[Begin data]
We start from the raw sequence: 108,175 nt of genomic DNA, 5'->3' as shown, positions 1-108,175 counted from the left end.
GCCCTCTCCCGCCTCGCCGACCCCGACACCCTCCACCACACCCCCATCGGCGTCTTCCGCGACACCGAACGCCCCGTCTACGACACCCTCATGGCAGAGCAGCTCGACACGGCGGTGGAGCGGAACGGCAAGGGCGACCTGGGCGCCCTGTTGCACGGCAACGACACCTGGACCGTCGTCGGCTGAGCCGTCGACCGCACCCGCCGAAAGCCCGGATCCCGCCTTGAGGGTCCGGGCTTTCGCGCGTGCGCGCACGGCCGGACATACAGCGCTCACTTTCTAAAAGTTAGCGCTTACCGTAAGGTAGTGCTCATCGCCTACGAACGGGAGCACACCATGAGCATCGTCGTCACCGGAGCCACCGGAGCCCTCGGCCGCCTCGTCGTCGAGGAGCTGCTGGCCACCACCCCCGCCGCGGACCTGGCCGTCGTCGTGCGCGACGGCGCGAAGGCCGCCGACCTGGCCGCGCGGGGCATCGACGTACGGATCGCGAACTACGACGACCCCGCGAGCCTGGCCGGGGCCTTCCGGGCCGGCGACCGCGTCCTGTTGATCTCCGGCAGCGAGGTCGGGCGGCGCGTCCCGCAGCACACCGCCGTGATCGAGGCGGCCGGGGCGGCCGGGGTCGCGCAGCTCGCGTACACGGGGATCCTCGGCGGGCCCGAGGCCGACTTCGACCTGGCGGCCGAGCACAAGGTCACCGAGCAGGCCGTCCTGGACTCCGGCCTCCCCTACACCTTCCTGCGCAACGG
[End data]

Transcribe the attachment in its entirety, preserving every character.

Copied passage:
We start from the raw sequence: 108,175 nt of genomic DNA, 5'->3' as shown, positions 1-108,175 counted from the left end.
GCCCTCTCCCGCCTCGCCGACCCCGACACCCTCCACCACACCCCCATCGGCGTCTTCCGCGACACCGAACGCCCCGTCTACGACACCCTCATGGCAGAGCAGCTCGACACGGCGGTGGAGCGGAACGGCAAGGGCGACCTGGGCGCCCTGTTGCACGGCAACGACACCTGGACCGTCGTCGGCTGAGCCGTCGACCGCACCCGCCGAAAGCCCGGATCCCGCCTTGAGGGTCCGGGCTTTCGCGCGTGCGCGCACGGCCGGACATACAGCGCTCACTTTCTAAAAGTTAGCGCTTACCGTAAGGTAGTGCTCATCGCCTACGAACGGGAGCACACCATGAGCATCGTCGTCACCGGAGCCACCGGAGCCCTCGGCCGCCTCGTCGTCGAGGAGCTGCTGGCCACCACCCCCGCCGCGGACCTGGCCGTCGTCGTGCGCGACGGCGCGAAGGCCGCCGACCTGGCCGCGCGGGGCATCGACGTACGGATCGCGAACTACGACGACCCCGCGAGCCTGGCCGGGGCCTTCCGGGCCGGCGACCGCGTCCTGTTGATCTCCGGCAGCGAGGTCGGGCGGCGCGTCCCGCAGCACACCGCCGTGATCGAGGCGGCCGGGGCGGCCGGGGTCGCGCAGCTCGCGTACACGGGGATCCTCGGCGGGCCCGAGGCCGACTTCGACCTGGCGGCCGAGCACAAGGTCACCGAGCAGGCCGTCCTGGACTCCGGCCTCCCCTACACCTTCCTGCGCAACGG